Academic journal article Journalism History

Lincoln Was a "Red" and Washington a Bolshevik: Public Memory as Persuader in the Appeal to Reason

Academic journal article Journalism History

Lincoln Was a "Red" and Washington a Bolshevik: Public Memory as Persuader in the Appeal to Reason

Article excerpt

This study examines the uses of history and public memory in the Appeal to Reason, which was the most successful and powerful of the socialist newspapers in early twentieth-century America. The purpose is to explore how an alternative group made use of public memory, particularly in its journalistic endeavors. That such a publication would co-opt dominant-culture memories speaks to the complex relationship between sub-cultures and mainstream society. The Appeal used American history and icons in a variety of ways as tools of persuasion. Articles pointed out the misuse of history and memory, reconstructed history to promote the socialist cause, used historic icons to teach lessons, and celebrated specific heroes.

The press has played a role historically in building American collective consciousness and memory, and it has long relied upon history and memory in story telling. A wealth of scholarship exists on American public memory, with much of the recent work focusing on mainstream media.1 Yet such studies have not explored how alternative groups made use of public memory, particularly in their journalistic endeavors. This type of inquiry might seem unusual because public memory typically reflects dominant cultural values. In his 2000 book Abraham Lincoln and the Forge of National Memory, Barry Schwartz noted that "commemorative resources have always been controlled by the dominant class.... The great narratives and symbols of official memory... are the means by which America's elite class beguiles and imposes its own values on the rest of society."2 Though the bulk of press content is not meant to "commemorate," the mainstream press still frequently offers up such narratives and symbols, legitimizing them for a mass audience and further establishing those prevailing cultural values.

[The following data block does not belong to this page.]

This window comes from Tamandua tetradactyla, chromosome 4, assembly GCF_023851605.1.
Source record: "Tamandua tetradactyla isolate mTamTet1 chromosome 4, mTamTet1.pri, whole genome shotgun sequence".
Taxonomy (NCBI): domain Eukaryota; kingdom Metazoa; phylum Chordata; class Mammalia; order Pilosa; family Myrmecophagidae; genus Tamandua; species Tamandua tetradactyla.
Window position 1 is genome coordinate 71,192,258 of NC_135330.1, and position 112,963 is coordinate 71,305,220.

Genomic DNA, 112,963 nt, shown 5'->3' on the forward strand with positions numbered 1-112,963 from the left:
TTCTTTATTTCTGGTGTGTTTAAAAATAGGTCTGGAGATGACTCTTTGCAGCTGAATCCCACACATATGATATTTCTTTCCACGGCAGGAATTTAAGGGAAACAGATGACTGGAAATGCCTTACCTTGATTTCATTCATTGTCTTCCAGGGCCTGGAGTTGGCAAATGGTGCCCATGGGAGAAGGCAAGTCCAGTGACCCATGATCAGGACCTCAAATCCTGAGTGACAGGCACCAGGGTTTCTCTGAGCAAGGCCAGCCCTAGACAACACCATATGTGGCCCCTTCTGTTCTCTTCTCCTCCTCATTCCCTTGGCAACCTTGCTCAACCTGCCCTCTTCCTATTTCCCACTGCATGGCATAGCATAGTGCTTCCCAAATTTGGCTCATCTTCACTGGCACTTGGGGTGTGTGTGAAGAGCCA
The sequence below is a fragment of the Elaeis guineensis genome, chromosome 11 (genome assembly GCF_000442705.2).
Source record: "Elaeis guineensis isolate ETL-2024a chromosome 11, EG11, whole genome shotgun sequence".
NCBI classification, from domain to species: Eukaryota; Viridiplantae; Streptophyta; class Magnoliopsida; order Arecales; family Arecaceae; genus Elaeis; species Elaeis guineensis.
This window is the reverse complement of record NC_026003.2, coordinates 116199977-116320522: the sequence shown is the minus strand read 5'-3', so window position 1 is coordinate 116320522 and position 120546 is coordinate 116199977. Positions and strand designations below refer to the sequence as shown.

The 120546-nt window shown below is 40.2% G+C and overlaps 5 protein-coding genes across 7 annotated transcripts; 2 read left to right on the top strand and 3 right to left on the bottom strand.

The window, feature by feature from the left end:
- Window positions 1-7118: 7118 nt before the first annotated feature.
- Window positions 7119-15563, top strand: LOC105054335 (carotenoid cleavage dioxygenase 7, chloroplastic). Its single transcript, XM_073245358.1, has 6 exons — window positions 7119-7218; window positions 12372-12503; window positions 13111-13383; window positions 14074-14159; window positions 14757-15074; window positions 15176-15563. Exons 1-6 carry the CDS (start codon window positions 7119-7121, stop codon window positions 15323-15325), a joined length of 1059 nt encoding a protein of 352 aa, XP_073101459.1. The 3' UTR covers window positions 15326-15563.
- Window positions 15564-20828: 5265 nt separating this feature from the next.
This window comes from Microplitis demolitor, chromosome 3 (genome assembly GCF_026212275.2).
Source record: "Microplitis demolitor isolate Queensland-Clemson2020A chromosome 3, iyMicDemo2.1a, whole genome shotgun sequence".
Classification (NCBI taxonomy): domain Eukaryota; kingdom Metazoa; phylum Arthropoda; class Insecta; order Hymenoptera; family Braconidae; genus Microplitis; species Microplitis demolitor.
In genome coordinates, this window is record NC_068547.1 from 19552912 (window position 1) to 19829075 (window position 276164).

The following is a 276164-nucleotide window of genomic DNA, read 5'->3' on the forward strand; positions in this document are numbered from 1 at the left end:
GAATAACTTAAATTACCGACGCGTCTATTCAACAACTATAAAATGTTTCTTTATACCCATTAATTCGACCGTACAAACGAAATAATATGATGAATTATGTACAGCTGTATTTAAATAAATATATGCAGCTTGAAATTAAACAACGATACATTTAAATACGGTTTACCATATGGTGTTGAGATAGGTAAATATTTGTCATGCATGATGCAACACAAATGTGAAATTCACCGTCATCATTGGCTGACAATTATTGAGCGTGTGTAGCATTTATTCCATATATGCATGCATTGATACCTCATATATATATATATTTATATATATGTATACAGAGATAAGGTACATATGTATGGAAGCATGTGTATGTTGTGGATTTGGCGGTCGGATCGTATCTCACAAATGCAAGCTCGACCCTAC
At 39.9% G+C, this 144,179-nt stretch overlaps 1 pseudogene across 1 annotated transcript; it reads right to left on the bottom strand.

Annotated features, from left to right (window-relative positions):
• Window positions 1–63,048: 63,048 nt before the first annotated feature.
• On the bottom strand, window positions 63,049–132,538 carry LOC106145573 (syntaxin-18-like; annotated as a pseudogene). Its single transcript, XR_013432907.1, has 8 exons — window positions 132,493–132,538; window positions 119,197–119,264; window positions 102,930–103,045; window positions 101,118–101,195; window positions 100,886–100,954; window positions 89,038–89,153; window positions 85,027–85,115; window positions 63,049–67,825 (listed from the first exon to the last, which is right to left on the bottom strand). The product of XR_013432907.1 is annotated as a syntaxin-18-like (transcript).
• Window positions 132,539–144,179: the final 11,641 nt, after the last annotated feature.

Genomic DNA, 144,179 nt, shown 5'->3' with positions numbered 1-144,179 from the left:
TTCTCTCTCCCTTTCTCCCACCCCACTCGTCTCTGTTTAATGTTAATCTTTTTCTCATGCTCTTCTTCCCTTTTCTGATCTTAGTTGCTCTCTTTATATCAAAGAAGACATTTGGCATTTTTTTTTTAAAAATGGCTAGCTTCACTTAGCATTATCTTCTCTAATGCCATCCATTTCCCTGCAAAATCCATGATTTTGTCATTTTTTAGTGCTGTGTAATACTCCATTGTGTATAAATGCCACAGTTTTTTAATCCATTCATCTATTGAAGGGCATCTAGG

Yet less-dominant groups also have sought to claim a part of collective memory. John Bodnar in Remaking America examined the struggle between national and particular ethnic memories in the early twentieth-century(3) and asserted that public memory has been part of an American political culture, rooted in dominant forces and organizations.4 However, he differentiated between official memory and vernacular memory and highlighted tensions between the two. His study focused on coverage of community festivals and commemorations in groups clinging to their ethnic heritage while trying to assimilate into the mainstream. But what about groups that openly criticized the established political and economic structure, or even called for revolution? In the early twentieth century, for example, socialists relied heavily on journalistic efforts to lure converts away from mainstream ideologies,5 often using American icons and historical symbols in their coverage. This study explores such alternative uses of collective memory in the most prominent socialist publication of the era and asks: How was American history and public memory used as a tool for persuasion in the Appeal to Reason in 1912 and 1920?

Public memory, of course, is not simply a shared record of the past but is a "body of beliefs about the past that help a public or society understand both its past and its present, and, by implication, its future."6 John Gillis in 1994 argued that memory is not fixed but merely a representation or subjective construction of reality.7 Such memory, then, would be distorted or even manipulated because it is, as Michael Schudson noted in 1995, "distributed across social institutions and cultural artifacts" and is "invariably and inevitably selective."8

The purposeful manipulation or amplification of certain colective memories is a difficult proposition, though not with out benefits for those who would gain power from preserving mainstream culture. Michael Kammen wrote in 1995, "The distortion of memories can, indeed, serve as a panacea in an age of anxiety."9 Yet he argued that the reasons for such distortions, even for public amnesia, are perhaps more complex. …

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